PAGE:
6. IDave

    IDave

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    The pushrods should be the same length, from what I know, but there is a wear pattern that develops that makes them "like" the same spot. I am stretching my area of knowledge here, but maybe you want new rods with a new cam. Seems to me I read something about that in the MAF catalog.

    Speaking of MAF: do you have the 6>1 headers? If you do, I can just about guarantee you have a leak. They have a lousy fit. If you don't seal around the manifold gasket you will get an intake/vacuum as well as an exhaust leak. I have had to double gasket with additional Permatex RTV copper high temp sealer (red stuff) to get mine to satisfactorally seal. Plus a few extra torques on the manifold bolts the first few months helped, too. Some people use half washers to fill in the uneven spots around the manifold studs, but I got away without doing that.

    :)
     
  7. dd113

    dd113

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    Really sounds like a Vac leak. One quick check: put you hand over the intake on the carb. Your hand should get sucked down and the motor should die very fast. if it does not die or sputters and dies slow you have a vac leak. Not 100% exact but good starting point.

    You should have a steady vac around 18-20. steady 15ish is OK but a bouncing at any point indicates vac leaks. Follw the link already provided. One thing, you mentioned a RV cam. I have no idea what the readings will be as the grind of the cam changes the vac readings; usually lower. MAF should know.

    You mentioned a Webber. The 2 plates are a very common leak point. Some of the alen head bolts that attatch the upper plate to the lower plate are just a "touch" too long causing the top plate to sit just a touch above the lower plate and the gasket will not make up the slack. If you decide to pull it apart check that. The carb cleaner trick is not all that effective. Try MAP gas or starting fluid. I use a gasket coating called aircraft adhesive or aircraft gasket maker. All it is is a shellack (SP?) liquid you brush on and it stays tacky for a long time. Indian head gasket shellack is the same thing. NAPA sells both.

    Unless you have a hole in it the intake will only leak at the head, carb or fittings on it. Disconnect the booster vac line and plug it just in case you have a small leak in the booster when doing the testing.

    this stuff is a PITA! :rolleyes:
     
  8. IDave

    IDave

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    Hey Dave, while we have your attention (not to hijack a post, but, hey), I have noticed that when I flick the accellerator I don't get the large spike down/spike up that is described. Just a 2 or 3 inch spike down and 1 or 2 up. Mean anything to you?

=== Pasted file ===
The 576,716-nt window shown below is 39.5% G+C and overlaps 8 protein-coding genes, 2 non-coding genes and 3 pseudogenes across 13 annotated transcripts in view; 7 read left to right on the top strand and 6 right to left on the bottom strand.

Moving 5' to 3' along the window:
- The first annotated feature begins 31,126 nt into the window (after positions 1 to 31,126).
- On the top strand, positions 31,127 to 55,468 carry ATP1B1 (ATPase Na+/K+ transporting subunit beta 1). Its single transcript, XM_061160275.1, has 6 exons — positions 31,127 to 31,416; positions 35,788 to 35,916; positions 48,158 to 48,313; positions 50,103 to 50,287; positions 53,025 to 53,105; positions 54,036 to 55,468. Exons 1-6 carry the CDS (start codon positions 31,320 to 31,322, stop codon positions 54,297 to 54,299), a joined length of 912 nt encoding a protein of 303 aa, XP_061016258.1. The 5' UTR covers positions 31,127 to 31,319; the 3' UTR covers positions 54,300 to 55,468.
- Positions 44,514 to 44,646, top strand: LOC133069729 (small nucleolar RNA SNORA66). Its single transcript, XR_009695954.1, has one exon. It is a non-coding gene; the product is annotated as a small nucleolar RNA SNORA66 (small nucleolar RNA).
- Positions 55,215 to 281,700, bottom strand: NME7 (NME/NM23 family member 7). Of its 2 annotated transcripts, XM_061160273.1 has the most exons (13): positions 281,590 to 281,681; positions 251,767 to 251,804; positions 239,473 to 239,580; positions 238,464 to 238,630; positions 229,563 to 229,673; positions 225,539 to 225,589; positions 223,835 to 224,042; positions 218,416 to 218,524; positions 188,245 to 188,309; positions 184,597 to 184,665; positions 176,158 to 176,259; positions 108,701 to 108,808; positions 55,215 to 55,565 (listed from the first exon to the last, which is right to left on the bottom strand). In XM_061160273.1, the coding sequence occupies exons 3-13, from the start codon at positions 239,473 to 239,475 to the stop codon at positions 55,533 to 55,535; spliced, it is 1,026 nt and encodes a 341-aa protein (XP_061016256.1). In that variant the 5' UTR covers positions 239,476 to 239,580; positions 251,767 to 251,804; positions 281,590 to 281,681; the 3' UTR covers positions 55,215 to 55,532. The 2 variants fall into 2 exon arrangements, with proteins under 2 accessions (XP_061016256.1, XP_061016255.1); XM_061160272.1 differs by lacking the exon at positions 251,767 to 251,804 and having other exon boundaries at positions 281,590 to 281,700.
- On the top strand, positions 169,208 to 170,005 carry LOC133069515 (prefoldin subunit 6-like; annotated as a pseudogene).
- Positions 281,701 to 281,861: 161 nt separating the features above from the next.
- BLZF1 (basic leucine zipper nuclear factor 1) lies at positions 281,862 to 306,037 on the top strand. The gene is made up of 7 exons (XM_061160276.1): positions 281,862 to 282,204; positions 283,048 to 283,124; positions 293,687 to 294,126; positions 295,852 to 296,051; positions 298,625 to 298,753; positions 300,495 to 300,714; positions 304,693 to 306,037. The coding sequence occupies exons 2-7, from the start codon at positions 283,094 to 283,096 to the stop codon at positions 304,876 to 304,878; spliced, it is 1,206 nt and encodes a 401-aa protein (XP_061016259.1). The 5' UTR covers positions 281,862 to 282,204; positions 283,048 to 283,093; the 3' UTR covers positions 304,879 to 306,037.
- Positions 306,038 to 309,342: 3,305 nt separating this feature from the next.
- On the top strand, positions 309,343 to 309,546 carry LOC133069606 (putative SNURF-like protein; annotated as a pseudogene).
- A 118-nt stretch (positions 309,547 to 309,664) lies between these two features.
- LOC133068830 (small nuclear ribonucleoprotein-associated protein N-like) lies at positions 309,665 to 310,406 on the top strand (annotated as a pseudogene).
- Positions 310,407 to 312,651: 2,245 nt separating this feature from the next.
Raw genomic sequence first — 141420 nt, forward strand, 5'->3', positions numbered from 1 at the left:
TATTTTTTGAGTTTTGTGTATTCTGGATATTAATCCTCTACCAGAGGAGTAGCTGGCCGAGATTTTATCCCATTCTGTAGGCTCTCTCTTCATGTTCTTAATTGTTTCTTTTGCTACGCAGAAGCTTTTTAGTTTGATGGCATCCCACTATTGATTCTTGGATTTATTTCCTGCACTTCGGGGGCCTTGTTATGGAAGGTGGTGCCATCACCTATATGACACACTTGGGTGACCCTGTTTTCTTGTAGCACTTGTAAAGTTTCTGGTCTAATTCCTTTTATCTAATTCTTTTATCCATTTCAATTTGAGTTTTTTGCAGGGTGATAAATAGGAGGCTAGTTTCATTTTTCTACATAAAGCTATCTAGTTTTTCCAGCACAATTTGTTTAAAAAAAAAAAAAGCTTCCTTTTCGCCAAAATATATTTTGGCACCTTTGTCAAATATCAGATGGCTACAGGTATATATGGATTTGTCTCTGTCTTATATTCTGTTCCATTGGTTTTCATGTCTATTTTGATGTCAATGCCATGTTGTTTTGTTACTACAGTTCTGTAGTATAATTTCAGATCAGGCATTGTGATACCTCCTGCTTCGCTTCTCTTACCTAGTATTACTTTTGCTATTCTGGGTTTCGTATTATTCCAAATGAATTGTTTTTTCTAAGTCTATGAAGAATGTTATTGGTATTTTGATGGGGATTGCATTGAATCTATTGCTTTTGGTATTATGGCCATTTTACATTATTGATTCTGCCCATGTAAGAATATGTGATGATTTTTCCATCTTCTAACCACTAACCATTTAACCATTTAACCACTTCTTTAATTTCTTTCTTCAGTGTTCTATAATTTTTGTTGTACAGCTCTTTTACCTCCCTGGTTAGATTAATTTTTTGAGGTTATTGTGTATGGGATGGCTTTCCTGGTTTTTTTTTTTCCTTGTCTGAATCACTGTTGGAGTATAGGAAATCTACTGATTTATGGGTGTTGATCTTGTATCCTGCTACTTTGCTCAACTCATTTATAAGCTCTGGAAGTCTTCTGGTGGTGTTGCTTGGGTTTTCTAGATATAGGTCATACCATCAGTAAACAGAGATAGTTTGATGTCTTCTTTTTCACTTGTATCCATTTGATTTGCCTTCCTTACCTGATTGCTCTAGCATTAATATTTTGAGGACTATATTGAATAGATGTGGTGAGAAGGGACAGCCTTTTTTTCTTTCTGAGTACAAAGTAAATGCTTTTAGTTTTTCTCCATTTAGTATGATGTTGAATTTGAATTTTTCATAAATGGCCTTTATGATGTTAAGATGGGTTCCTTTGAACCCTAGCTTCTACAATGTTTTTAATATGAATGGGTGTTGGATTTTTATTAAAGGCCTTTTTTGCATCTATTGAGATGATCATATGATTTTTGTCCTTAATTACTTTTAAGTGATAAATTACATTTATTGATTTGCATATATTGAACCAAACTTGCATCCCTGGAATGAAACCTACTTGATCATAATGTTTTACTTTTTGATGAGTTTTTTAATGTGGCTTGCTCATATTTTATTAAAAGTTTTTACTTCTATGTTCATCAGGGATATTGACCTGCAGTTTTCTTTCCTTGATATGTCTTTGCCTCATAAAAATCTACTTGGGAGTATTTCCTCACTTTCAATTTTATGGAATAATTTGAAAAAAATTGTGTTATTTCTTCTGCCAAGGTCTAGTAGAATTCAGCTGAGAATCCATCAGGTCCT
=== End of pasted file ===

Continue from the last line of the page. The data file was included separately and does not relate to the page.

9. dd113

    dd113

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    [quote author=IDave link=board=1;threadid=7767;start=msg65395#msg65395 date=1069292690]
    Hey Dave, while we have your attention (not to hijack a post, but, hey), I have noticed that when I flick the accellerator I don't get the large spike down/spike up that is described. Just a 2 or 3 inch spike down and 1 or 2 up. Mean anything to you?
    [/quote]

    What it means is that it is really fawked up and you should sell. :flipoff2: off the top of my head I would look at the carb primary or secondary and see it is opening correctly. Where are you drawing the vac from? I have not run into this before but if it runs OK I think it is a hardwear issue not a motor issue.

    I mentioned the RV cam and how it might lower vacume. I spoke with my machine shop about the RV cam and they said that, in general, a mild RV cam should not effect the vac much if at all. I would like to know if this is true.
     
  10. IDave

    IDave

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    What Vintage OffRoad price should I ask for my Fawked machine? I think it is worth $55000, at least :flipoff2:

    I'll look at the throttle valves this weekend, Dave. I am checking vacuum off the transfer case switch port on the manifold. Should that make any difference? Thanks.
     
  11. dd113

    dd113

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    Somthing does not sound right. If you rev it you should drop vac then gain back more vac than normal and eventually settle back to normal. If you have good compression, steady vac at ilde and it runs good then it almost has to be somthing else outside of the motor. I have no idea what. Hit PH with this.
     
  12. IDave

    IDave

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    You mean Charlie, right?